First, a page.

In 2024, the stabilization of hybrid work takes center stage, prompting a reevaluation of workplace structures and the adoption of innovative ways to support remote collaboration. Remote-work numbers have dwindled over the past few years as employers issue return-to-office mandates. But will that continue in 2024?
In Spring 2020, more than 60% of the workforce worked from home. By 2023, that number had dropped to about 25% ‒ much lower than its peak but still a significant increase from 5% in 2019. Work-from-home numbers have held steady throughout most of 2023.
Though several companies issued return-to-work mandates in 2023, most allow employees to work from home for at least part of the week. That makes 2024 the year for employers to figure out the hybrid model.
- Expect remote work numbers to remain flat in 2024, then pick back up – Hybrid work will become the new normal. But hybrid work will not be a one-size-fits-all-all. Each company, position, and employee may have performance standards to meet to make hybrid sustainable.
- Better work-from-home technology – Improved technology also will help remote work figures rebound. Ensuring your remote workers have the tools at home to do their jobs, fast internet, and quiet space to focus are essential. More companies are investing in remote-work-enabling technology this year, like state-of-the-art rooms built for Zoom meetings, with privacy glass that hides the screen from passersby. We might even see holograms and virtual reality devices to help remote employees connect.
- Redesigned office spaces – Companies may use the new year to redesign office space to make employees' time in the office more efficient. Utilize building spaces to facilitate brainstorming sessions and enhance collaboration and social interaction.
- A new take on office building continues – More cities may look at easing zoning laws and other regulations to make it easier to convert empty office space into apartment buildings, which could help revitalize city centers and ease the national housing shortage.
Hybrid work, the Great Resignation, and the pandemic can all take the blame for an increase in unconnected employees in today's workplace. Workers with lower levels of connection have a stronger intention to quit and a higher chance of job-seeking—which is expensive for a business's bottom line. If embraced by the executive team and developed by the general workforce, reconnection is possible.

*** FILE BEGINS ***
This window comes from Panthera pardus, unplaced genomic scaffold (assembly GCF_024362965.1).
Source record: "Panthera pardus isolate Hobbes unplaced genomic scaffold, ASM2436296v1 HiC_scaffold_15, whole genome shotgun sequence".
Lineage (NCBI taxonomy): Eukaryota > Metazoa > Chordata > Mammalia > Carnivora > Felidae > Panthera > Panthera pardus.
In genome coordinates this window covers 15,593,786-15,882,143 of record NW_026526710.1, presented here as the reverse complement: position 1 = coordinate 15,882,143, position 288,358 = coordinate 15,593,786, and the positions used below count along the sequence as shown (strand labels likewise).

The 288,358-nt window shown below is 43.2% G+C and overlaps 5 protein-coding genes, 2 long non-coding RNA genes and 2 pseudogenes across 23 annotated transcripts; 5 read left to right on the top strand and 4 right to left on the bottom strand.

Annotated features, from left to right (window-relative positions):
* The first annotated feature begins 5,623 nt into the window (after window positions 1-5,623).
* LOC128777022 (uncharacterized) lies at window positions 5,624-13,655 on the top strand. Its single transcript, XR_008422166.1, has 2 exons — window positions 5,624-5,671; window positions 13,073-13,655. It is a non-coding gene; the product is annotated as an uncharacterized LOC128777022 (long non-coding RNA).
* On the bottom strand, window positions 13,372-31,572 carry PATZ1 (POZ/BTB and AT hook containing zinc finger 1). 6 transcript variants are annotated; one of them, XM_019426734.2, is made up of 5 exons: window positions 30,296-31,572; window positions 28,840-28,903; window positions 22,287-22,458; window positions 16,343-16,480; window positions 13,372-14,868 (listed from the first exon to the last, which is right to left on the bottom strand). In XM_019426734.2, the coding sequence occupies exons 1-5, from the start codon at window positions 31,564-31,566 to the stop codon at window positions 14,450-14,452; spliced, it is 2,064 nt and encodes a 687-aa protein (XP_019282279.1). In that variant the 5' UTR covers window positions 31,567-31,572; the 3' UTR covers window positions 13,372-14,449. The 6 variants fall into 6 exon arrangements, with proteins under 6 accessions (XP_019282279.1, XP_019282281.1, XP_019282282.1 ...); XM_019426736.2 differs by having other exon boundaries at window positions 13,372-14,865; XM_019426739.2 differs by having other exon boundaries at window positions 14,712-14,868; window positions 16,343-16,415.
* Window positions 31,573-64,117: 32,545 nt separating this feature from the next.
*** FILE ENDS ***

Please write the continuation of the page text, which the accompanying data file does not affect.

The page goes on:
- Ensure that everyone has the opportunity to connect, regardless of where they are located.
- Make connecting easier through interactive technologies (i.e., Slack, RingCentral, MS Teams, and other messaging apps).
- Be intentional about connecting employees outside of their teams. Make it a once-a-week event for casual connection and a once-a-quarter or annual event for more formal L&D or strategy planning.
- Are your mental health benefits being utilized? If not, ensure your employees know they are available and confidential. Do they need to be enhanced to provide more coverage or more access?
- Make onboarding more experiential. Onboarding is a critical first opportunity to facilitate friendships at work. Since the pandemic, millions of employees have started new jobs and have never met one of their colleagues in person. Especially for early career employees, this can be incredibly challenging.
- Make recharging a reality. We must take employee health seriously for human connection and friendship to thrive. We can start by supporting more generous family leave policies, child care, and elder care. Also, ensure that when taking time off, employees recharge by not answering emails and phone calls. They can truly check out for a week at a time.
Taking a step to build connections within the workplace can be done by any employee. Reaching out to a co-worker through a call, email, or text message to check in makes an impact. Let’s make 2024 the year to build stronger connections within your organization.
Kristin Pozen is a research recruitment recruiter at Duffy Group and a former HR recruiter.
Need help recruiting talent for your organization? Check out Duffy Group today.